Anyone who is good at electronics can get around regulatory lockouts. We're not allowed to make it easy. But nor are we technically able to make it impossible.

U.S. regulation only allows Part 95 certified radios to be used on GMRS, and Part 95 requires that the radio be pretty well locked down. But all of those Asian imports are certified for Part 90 and there are lots of users putting them on both Amateur and GMRS. If FCC wanted to push the issue with any particular licensee, they could.

Comment: Re:awesome! (Score 1) 131

The D-STAR issue is not really ICOM's fault. JARL designed D-STAR (not ICOM) and put the AMBE codec in it because nobody believed that you could have a good open codec at the time. We now have Codec2 (a project I evangelized and recruited the developer) which is fully open. And we do have a software AMBE decoder in Open Source, although the patents won't let us use it. That is why I am working on the patent issue (as noted in the last slide of the presentation).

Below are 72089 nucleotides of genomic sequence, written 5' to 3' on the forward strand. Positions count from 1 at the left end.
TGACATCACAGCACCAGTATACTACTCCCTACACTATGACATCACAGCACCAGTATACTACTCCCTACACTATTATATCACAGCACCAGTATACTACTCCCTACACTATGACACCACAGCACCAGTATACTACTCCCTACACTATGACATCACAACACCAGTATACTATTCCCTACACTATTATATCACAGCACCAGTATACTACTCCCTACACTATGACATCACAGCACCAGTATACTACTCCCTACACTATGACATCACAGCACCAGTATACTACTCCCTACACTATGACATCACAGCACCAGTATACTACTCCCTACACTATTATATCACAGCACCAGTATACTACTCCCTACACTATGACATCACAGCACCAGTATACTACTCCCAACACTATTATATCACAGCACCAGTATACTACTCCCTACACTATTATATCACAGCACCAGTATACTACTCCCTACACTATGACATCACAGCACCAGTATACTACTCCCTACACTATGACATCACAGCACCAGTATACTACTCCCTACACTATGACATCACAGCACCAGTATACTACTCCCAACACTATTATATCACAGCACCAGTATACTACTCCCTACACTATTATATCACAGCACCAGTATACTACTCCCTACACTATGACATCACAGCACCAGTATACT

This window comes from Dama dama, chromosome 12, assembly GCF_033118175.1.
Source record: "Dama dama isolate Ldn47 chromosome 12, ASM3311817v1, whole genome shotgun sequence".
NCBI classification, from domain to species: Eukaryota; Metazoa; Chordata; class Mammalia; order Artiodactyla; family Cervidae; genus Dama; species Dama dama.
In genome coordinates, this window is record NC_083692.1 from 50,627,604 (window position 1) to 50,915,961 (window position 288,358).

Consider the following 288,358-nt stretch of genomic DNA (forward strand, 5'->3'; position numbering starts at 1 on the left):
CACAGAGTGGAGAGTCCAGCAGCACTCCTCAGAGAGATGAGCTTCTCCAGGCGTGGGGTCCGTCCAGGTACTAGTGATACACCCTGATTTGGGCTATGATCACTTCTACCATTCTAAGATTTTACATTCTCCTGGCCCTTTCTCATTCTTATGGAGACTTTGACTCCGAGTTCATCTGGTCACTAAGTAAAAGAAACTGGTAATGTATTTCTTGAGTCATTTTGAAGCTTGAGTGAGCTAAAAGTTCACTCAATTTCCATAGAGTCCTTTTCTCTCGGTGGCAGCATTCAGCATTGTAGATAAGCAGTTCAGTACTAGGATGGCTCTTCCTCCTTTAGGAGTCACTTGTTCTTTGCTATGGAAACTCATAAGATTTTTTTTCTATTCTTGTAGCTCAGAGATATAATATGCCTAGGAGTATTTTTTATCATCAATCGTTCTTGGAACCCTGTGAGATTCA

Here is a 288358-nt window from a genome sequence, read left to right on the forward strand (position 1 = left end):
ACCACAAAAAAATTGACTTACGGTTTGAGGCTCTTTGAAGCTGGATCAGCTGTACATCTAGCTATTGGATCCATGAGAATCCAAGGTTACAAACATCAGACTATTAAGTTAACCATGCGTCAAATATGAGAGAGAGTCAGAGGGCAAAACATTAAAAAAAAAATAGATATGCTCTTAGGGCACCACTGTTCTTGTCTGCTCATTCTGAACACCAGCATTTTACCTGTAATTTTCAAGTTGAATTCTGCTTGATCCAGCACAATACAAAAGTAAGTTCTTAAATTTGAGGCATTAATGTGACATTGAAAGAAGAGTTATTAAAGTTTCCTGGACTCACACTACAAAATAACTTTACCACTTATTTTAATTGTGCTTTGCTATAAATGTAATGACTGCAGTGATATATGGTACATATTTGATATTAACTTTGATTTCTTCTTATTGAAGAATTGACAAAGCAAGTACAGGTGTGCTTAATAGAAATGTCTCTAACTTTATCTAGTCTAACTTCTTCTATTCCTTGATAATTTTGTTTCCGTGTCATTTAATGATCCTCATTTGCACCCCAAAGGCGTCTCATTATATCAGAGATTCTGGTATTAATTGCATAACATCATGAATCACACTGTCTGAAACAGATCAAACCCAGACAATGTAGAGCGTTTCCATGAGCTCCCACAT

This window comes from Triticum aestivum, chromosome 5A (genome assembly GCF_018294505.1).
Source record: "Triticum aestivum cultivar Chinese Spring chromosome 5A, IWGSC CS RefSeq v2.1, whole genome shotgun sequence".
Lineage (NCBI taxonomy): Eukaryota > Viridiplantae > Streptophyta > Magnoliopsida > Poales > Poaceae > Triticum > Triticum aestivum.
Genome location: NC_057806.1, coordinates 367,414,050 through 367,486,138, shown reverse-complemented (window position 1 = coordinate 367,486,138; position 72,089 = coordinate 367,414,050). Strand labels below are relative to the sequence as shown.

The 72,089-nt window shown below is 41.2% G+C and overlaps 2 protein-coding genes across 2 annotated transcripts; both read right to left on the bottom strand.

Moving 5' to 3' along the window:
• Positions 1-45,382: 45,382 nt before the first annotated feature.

I know about the counterfeit FTDI chips, and Matt Ettus told me what has happened with the Chinese clone of USRP. We know what to do.

Comment: Re:Many are leaving ham radio too (Score 1) 131

And it's because of No-Code. We looked at the licensing statistics and thought we'd preside over the end of Amateur Radio in our own lifetimes. That's the main reason I worked on no-code. There was really strong opposition among the old contingent, and ARRL fought to preserve the code for as long as they could. Someone even asked me to let Amateur Radio die with dignity rather than sully it with no-code hams. Gee, I am glad that fight is over.

Comment: Re: Many are leaving ham radio too (Score 1) 131

Though a nice compromise might be to allow such things in certain bands only.

That is why there are different radio services. Hams really only have a few corners here and there of the radio spectrum. There really is a service for everyone, although you should be aware that the entire HF spectrum would fit in a few WiFi channels, and all of the Amateur HF spectrum would fit in one. So, we don't really have the bandwidth at all. And people who want the bandwidth on UHF already have WiFi and the various sorts of RF links, etc.

Comment: Re:Many are leaving ham radio too (Score 1) 131

The internet really sucks and we don't want another one on ham radio. Nor could we possibly have the bandwidth to support one. The entire HF spectrum fits in just a few WiFi channels.

To satisfy the demands of the "it should be anything goes" crowd, we have CB radio. And there are all of the common carriers, etc.

So, I can't sympathize, and even if I did, there are not the technical resources there.

Sorry.